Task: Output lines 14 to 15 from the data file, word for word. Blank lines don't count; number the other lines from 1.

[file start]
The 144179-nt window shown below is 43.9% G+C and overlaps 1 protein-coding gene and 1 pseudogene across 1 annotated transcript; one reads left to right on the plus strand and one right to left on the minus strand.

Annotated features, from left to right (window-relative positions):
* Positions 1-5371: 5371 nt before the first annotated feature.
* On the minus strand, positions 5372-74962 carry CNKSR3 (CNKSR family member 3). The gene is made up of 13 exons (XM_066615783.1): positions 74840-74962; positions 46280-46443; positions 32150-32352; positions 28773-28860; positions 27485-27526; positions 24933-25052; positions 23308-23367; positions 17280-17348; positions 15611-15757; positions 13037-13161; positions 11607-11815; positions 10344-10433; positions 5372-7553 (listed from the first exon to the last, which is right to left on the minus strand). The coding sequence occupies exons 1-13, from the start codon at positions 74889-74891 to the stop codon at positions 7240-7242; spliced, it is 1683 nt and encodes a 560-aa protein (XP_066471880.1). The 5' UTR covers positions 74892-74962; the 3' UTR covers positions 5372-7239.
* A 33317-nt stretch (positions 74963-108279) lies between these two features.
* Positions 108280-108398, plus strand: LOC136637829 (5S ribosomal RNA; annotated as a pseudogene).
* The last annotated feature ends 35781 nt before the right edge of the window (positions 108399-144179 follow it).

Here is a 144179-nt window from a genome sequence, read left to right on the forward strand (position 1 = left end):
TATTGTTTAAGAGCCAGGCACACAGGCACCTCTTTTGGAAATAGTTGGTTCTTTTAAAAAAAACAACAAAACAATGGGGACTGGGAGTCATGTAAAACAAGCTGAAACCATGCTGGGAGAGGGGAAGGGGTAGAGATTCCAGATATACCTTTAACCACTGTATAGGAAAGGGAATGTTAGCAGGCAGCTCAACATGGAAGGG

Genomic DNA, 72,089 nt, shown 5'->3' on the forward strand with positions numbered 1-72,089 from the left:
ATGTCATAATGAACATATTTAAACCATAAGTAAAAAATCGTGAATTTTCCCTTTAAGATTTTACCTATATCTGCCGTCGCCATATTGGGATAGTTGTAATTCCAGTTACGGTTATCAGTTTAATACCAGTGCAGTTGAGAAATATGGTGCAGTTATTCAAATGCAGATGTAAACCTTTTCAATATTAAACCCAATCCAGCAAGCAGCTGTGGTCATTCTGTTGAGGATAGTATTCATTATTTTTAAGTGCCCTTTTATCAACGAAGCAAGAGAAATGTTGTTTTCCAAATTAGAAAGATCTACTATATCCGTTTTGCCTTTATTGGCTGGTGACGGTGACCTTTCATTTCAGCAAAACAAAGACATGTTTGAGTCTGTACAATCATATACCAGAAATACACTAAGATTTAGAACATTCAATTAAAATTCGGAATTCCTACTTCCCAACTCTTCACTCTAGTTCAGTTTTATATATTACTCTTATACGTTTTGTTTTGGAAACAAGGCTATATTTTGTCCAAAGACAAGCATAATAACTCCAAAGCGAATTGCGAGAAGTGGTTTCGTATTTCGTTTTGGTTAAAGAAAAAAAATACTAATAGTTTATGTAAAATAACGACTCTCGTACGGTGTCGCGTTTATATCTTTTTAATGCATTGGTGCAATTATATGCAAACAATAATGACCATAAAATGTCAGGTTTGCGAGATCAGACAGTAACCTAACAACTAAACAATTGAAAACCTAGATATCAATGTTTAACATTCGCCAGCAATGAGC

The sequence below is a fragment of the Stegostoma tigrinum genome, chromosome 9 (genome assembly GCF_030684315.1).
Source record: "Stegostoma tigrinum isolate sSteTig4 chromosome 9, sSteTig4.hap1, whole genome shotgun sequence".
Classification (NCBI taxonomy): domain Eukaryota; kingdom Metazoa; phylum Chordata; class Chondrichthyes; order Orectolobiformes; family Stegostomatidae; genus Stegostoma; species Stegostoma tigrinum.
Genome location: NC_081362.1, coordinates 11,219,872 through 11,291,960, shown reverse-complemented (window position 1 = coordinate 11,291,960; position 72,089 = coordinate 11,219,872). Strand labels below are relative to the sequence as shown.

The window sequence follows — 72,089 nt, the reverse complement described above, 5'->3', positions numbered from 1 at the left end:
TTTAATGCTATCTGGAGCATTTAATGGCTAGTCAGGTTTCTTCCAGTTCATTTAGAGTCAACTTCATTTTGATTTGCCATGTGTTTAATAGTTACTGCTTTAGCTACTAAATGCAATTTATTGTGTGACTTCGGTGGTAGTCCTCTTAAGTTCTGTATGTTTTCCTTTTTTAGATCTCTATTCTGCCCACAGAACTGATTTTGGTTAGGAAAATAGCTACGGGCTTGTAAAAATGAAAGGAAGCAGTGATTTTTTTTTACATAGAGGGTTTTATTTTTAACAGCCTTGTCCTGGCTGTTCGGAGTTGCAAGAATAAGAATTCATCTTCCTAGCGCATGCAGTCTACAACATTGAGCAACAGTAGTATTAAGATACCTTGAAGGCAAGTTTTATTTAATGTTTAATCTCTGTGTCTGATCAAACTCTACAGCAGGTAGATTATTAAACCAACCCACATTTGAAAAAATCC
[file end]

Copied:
Classification (NCBI taxonomy): domain Eukaryota; kingdom Metazoa; phylum Chordata; class Chondrichthyes; order Orectolobiformes; family Stegostomatidae; genus Stegostoma; species Stegostoma tigrinum.
Genome location: NC_081362.1, coordinates 11,219,872 through 11,291,960, shown reverse-complemented (window position 1 = coordinate 11,291,960; position 72,089 = coordinate 11,219,872). Strand labels below are relative to the sequence as shown.